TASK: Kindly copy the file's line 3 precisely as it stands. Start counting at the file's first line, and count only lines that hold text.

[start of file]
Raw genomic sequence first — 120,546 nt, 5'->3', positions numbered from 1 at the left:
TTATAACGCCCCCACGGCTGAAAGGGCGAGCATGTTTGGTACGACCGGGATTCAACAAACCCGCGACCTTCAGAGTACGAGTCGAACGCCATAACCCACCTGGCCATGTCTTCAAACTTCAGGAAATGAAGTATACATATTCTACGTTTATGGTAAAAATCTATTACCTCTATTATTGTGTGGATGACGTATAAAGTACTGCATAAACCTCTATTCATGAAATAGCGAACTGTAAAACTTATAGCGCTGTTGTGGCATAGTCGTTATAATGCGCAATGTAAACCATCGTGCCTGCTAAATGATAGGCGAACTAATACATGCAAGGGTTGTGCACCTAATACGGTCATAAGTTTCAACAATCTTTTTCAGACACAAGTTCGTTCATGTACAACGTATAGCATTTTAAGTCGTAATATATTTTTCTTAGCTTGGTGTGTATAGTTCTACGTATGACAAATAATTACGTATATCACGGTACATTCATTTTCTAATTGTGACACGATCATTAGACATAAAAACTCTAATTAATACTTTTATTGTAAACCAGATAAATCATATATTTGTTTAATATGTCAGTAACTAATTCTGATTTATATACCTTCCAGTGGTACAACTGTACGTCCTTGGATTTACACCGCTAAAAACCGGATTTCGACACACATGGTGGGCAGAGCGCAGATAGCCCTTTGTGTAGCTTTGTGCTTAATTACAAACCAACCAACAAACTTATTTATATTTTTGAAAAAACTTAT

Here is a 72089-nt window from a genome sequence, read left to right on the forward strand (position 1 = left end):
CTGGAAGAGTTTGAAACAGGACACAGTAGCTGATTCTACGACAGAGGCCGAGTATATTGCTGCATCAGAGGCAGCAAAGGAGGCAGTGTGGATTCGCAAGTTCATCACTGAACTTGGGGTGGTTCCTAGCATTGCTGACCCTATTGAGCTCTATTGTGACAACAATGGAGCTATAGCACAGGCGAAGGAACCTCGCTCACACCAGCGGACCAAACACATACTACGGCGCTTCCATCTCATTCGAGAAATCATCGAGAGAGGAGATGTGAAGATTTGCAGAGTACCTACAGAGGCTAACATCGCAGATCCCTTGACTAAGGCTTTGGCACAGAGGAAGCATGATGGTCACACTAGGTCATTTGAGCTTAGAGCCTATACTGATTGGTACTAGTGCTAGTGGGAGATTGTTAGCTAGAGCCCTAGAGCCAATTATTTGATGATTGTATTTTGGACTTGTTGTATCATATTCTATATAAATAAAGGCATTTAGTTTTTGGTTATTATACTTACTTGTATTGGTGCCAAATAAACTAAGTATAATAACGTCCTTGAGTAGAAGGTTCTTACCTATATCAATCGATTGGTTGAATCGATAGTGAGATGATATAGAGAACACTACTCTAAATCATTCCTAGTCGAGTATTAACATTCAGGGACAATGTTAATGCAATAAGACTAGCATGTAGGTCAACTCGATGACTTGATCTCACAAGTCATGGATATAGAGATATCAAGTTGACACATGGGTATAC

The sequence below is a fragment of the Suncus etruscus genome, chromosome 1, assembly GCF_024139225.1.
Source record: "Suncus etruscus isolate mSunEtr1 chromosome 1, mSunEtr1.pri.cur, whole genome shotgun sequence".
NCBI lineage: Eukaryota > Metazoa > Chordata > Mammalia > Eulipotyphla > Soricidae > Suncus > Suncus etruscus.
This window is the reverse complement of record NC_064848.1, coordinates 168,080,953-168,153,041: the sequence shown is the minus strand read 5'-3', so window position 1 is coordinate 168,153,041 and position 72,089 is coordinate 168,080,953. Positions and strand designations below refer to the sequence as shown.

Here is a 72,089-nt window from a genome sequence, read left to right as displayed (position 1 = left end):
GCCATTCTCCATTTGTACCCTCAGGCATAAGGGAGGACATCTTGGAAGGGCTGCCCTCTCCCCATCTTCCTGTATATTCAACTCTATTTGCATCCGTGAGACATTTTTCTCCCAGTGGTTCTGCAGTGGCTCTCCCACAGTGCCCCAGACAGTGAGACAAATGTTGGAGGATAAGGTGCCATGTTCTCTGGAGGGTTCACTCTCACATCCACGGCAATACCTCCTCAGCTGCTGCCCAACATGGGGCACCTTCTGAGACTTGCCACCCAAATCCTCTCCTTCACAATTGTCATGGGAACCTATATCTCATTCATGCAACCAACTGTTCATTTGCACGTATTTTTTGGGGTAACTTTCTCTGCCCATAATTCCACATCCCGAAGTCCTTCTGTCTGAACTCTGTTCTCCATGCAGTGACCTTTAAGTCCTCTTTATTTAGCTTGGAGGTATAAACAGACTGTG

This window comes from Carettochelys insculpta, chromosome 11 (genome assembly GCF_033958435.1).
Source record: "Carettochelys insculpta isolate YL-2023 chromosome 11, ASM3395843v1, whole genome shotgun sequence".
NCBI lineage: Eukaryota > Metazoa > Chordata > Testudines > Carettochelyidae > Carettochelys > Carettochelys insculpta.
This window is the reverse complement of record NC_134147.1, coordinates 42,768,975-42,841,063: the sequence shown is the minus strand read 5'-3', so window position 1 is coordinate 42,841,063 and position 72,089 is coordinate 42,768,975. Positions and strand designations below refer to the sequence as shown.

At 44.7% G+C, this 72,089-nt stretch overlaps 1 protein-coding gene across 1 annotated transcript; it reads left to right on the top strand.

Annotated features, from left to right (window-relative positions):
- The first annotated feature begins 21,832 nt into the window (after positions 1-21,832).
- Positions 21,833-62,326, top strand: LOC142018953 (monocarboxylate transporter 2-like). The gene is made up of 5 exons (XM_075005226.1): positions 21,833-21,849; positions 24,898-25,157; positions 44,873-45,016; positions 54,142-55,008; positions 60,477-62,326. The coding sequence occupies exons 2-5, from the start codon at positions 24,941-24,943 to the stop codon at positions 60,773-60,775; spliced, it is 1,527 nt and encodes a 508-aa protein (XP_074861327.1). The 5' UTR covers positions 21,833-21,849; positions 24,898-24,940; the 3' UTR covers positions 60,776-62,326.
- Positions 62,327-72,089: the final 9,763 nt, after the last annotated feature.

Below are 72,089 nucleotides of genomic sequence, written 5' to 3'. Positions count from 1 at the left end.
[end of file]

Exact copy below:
Here is a 72089-nt window from a genome sequence, read left to right on the forward strand (position 1 = left end):